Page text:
This bloke's all over my chuff! Right, watch this! Oh, no! No, I've got it back.
No Oh, he's lost it.
I've broken something.
Sod it! We must not laugh No.
When he gets back.
How bad is it? I suppose it's just at the wings on the wheel.
Has the suspension collapsed? Every time I braked, it veered off.
Do you know that, momentarily, you were in second place? I know.
It was extremely exciting.
Next up in the stock hatch class was Professor Richard Hammond, who was still trying to get to grips with the scoring system.
Six plus one equals one, because that's the result they carry forwards which means I could end up in final C, which C comes before A.
I'm just going to drive around as fast as I can.
Oh, he's going to Not bad, not bad! It's a blinding start from Hammond! I love the rough stuff! The agile front-drive Citroen was brilliant in the mud.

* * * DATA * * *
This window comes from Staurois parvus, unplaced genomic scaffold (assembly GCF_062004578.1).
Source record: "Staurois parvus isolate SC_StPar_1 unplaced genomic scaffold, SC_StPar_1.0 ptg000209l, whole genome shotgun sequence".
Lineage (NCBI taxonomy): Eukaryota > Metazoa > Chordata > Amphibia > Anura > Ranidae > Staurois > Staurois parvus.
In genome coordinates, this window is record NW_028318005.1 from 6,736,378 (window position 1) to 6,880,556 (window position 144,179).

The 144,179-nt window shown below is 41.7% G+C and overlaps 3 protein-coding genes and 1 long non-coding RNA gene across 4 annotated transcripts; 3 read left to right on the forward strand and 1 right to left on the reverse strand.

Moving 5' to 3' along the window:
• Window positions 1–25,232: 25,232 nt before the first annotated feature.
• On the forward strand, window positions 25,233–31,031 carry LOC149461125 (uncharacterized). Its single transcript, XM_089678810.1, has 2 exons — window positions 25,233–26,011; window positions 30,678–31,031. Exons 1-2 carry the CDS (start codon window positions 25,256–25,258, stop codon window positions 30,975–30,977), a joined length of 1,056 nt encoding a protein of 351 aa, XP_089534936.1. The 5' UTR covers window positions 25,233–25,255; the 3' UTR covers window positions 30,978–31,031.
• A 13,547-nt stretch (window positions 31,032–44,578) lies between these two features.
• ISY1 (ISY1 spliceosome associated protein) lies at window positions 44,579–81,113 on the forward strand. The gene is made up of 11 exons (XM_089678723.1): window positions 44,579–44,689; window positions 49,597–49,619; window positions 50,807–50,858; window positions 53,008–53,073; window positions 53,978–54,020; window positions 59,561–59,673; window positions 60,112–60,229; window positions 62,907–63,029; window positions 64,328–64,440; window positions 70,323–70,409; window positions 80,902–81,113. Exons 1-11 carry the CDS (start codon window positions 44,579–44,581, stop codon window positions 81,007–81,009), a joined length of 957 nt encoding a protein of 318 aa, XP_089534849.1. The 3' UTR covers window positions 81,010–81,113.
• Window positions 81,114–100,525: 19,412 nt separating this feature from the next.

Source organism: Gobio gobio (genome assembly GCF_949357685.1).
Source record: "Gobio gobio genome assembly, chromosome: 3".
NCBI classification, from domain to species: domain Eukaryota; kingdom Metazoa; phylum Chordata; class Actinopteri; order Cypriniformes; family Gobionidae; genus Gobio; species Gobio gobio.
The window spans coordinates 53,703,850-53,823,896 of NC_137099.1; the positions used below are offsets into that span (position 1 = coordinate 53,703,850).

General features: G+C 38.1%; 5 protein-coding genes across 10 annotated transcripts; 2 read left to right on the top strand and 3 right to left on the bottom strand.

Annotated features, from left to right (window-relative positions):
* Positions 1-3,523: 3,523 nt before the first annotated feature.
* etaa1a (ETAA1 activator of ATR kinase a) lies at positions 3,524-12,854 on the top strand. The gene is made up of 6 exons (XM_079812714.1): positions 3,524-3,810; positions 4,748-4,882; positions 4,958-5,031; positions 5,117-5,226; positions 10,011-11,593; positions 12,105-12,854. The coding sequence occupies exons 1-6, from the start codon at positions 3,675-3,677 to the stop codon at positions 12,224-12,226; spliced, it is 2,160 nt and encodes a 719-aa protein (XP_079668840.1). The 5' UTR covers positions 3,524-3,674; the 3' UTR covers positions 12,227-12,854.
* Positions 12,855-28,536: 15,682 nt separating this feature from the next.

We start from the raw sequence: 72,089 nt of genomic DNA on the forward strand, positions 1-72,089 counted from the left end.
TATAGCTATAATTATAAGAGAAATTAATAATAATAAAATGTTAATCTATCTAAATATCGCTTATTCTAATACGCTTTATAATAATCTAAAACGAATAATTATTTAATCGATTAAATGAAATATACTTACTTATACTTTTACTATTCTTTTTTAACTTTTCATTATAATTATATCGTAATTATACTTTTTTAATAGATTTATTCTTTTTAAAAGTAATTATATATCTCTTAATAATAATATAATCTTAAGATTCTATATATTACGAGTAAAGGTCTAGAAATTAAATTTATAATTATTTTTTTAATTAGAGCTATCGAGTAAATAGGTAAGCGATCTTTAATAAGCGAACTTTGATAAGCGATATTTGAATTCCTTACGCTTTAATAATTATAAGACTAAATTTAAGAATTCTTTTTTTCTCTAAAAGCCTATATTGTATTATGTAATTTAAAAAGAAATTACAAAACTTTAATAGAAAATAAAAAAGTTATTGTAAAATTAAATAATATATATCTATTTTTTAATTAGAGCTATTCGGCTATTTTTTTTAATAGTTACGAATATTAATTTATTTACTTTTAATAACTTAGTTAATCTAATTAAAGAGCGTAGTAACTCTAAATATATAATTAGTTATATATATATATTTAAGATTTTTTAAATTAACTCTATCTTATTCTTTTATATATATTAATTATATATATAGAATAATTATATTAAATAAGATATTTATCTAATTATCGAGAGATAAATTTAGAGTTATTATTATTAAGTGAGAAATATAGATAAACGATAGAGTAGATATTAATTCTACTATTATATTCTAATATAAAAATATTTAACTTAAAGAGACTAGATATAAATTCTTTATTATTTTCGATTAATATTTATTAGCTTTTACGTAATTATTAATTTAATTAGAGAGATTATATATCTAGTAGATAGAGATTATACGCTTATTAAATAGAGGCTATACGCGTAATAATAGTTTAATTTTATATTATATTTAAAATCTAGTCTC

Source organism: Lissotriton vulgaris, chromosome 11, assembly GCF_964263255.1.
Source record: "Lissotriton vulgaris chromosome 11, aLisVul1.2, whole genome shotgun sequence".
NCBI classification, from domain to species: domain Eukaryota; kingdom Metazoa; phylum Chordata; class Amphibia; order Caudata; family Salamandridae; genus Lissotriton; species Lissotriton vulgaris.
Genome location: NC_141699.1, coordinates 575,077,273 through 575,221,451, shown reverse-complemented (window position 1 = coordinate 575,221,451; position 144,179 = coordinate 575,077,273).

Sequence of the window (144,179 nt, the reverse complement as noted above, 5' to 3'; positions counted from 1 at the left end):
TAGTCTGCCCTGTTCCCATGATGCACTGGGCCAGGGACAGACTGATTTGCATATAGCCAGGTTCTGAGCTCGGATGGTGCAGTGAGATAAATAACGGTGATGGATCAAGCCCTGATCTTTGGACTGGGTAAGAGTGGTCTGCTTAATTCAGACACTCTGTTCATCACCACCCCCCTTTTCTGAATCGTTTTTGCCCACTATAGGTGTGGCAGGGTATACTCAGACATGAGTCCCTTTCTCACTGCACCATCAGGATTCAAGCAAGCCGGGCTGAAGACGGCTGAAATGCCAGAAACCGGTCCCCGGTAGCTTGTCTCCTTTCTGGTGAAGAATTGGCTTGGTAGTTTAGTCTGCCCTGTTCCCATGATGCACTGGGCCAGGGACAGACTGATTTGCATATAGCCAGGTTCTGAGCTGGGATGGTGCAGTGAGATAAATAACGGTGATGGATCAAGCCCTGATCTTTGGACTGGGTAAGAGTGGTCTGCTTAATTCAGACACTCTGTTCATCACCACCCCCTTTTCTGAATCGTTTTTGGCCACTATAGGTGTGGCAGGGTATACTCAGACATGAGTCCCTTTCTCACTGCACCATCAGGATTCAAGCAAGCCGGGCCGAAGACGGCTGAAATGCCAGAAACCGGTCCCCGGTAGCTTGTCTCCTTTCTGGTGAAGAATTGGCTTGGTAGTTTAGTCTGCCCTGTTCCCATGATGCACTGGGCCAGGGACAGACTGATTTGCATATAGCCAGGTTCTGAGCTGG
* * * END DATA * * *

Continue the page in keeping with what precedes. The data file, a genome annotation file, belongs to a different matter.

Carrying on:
Yeah, ha-ha! But I could have done with a bit more power on the tarmac.
I haven't quite got the legs on this one up to the top.
Might have I braked myself into that quite hard.
He might have done it No, he won't do it, unless he can get a lot of speed down the hill.
Oh, this is an epic battle for third place.
Oh-ho! Oh, wait, he's through.
He's done a move.
He's overtaken somebody! Oh, this is exciting.
It's too exciting even to speak! Oh-oh, that was a punt! Could be playing golf, remember.
Could be playing golf.
He's not going to come third.
That would be impossible.
Come on.
Come on! Yeah, ha! Third place, that'll do me.
Come on! Has anybody ever left a golf course feeling this high? Woo-hoo! High-five! Hammond, that was absolutely rostrum or hospital.